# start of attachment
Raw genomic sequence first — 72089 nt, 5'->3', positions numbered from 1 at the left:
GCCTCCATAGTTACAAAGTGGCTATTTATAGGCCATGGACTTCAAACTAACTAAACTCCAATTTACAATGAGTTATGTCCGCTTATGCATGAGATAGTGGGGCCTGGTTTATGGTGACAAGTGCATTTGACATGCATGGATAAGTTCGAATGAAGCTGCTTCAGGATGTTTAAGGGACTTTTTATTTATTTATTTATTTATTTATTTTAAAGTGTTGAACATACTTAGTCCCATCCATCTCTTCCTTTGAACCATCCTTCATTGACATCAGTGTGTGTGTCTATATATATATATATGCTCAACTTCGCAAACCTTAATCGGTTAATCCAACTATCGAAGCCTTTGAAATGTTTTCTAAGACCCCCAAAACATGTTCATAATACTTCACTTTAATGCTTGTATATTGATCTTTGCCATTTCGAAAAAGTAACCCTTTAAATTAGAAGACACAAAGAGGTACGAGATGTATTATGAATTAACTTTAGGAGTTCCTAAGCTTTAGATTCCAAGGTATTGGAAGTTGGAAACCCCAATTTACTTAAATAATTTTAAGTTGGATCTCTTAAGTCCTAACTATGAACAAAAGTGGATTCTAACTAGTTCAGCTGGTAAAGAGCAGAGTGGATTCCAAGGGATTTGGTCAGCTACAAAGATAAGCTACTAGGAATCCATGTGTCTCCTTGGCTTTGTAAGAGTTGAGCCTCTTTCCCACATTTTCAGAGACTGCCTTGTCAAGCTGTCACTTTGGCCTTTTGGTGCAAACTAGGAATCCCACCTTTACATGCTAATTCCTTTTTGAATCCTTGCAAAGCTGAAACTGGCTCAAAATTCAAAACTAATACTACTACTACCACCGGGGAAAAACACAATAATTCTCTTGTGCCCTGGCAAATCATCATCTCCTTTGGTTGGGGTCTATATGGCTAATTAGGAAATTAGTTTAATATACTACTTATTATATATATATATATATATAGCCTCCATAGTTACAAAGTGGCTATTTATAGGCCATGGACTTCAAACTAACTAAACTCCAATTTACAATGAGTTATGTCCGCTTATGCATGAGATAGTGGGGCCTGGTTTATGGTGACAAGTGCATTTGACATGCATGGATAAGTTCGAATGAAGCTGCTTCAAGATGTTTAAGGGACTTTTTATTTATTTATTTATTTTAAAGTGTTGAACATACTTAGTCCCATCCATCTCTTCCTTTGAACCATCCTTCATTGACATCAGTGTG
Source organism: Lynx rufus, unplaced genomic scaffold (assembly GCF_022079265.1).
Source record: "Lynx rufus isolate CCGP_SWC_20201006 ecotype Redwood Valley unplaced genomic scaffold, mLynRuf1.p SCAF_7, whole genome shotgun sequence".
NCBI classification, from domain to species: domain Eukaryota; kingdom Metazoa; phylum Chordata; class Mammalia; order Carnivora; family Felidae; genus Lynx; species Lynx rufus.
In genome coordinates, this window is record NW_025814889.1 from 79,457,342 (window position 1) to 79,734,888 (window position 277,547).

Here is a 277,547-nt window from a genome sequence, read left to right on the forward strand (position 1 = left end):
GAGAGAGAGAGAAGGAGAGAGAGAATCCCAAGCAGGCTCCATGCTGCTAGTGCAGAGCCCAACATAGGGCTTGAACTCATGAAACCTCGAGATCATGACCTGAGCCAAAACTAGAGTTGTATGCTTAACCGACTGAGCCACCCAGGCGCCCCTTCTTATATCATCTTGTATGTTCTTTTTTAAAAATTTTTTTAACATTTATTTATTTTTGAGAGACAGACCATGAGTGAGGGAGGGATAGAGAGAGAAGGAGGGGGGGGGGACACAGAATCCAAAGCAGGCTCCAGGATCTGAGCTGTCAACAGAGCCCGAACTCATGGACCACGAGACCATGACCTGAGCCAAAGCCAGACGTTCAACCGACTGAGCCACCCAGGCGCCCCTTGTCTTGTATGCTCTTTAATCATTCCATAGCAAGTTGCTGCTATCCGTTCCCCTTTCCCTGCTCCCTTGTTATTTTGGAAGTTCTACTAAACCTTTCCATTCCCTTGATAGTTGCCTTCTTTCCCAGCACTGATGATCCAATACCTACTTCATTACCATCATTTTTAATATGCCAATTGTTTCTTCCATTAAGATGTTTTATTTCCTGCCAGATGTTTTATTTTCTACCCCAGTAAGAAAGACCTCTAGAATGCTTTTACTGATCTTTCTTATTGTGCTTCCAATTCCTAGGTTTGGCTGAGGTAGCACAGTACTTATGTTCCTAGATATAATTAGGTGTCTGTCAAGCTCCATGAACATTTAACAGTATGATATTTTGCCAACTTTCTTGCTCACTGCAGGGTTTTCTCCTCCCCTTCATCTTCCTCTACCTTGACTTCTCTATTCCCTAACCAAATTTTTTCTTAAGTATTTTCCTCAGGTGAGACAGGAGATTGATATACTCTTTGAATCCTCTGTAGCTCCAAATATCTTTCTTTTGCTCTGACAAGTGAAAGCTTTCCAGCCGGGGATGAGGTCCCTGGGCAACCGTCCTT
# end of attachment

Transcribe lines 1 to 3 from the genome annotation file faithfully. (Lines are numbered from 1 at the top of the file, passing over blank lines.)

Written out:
Raw genomic sequence first — 72089 nt, 5'->3', positions numbered from 1 at the left:
GCCTCCATAGTTACAAAGTGGCTATTTATAGGCCATGGACTTCAAACTAACTAAACTCCAATTTACAATGAGTTATGTCCGCTTATGCATGAGATAGTGGGGCCTGGTTTATGGTGACAAGTGCATTTGACATGCATGGATAAGTTCGAATGAAGCTGCTTCAGGATGTTTAAGGGACTTTTTATTTATTTATTTATTTATTTATTTTAAAGTGTTGAACATACTTAGTCCCATCCATCTCTTCCTTTGAACCATCCTTCATTGACATCAGTGTGTGTGTCTATATATATATATATGCTCAACTTCGCAAACCTTAATCGGTTAATCCAACTATCGAAGCCTTTGAAATGTTTTCTAAGACCCCCAAAACATGTTCATAATACTTCACTTTAATGCTTGTATATTGATCTTTGCCATTTCGAAAAAGTAACCCTTTAAATTAGAAGACACAAAGAGGTACGAGATGTATTATGAATTAACTTTAGGAGTTCCTAAGCTTTAGATTCCAAGGTATTGGAAGTTGGAAACCCCAATTTACTTAAATAATTTTAAGTTGGATCTCTTAAGTCCTAACTATGAACAAAAGTGGATTCTAACTAGTTCAGCTGGTAAAGAGCAGAGTGGATTCCAAGGGATTTGGTCAGCTACAAAGATAAGCTACTAGGAATCCATGTGTCTCCTTGGCTTTGTAAGAGTTGAGCCTCTTTCCCACATTTTCAGAGACTGCCTTGTCAAGCTGTCACTTTGGCCTTTTGGTGCAAACTAGGAATCCCACCTTTACATGCTAATTCCTTTTTGAATCCTTGCAAAGCTGAAACTGGCTCAAAATTCAAAACTAATACTACTACTACCACCGGGGAAAAACACAATAATTCTCTTGTGCCCTGGCAAATCATCATCTCCTTTGGTTGGGGTCTATATGGCTAATTAGGAAATTAGTTTAATATACTACTTATTATATATATATATATATATAGCCTCCATAGTTACAAAGTGGCTATTTATAGGCCATGGACTTCAAACTAACTAAACTCCAATTTACAATGAGTTATGTCCGCTTATGCATGAGATAGTGGGGCCTGGTTTATGGTGACAAGTGCATTTGACATGCATGGATAAGTTCGAATGAAGCTGCTTCAAGATGTTTAAGGGACTTTTTATTTATTTATTTATTTTAAAGTGTTGAACATACTTAGTCCCATCCATCTCTTCCTTTGAACCATCCTTCATTGACATCAGTGTG
Source organism: Lynx rufus, unplaced genomic scaffold (assembly GCF_022079265.1).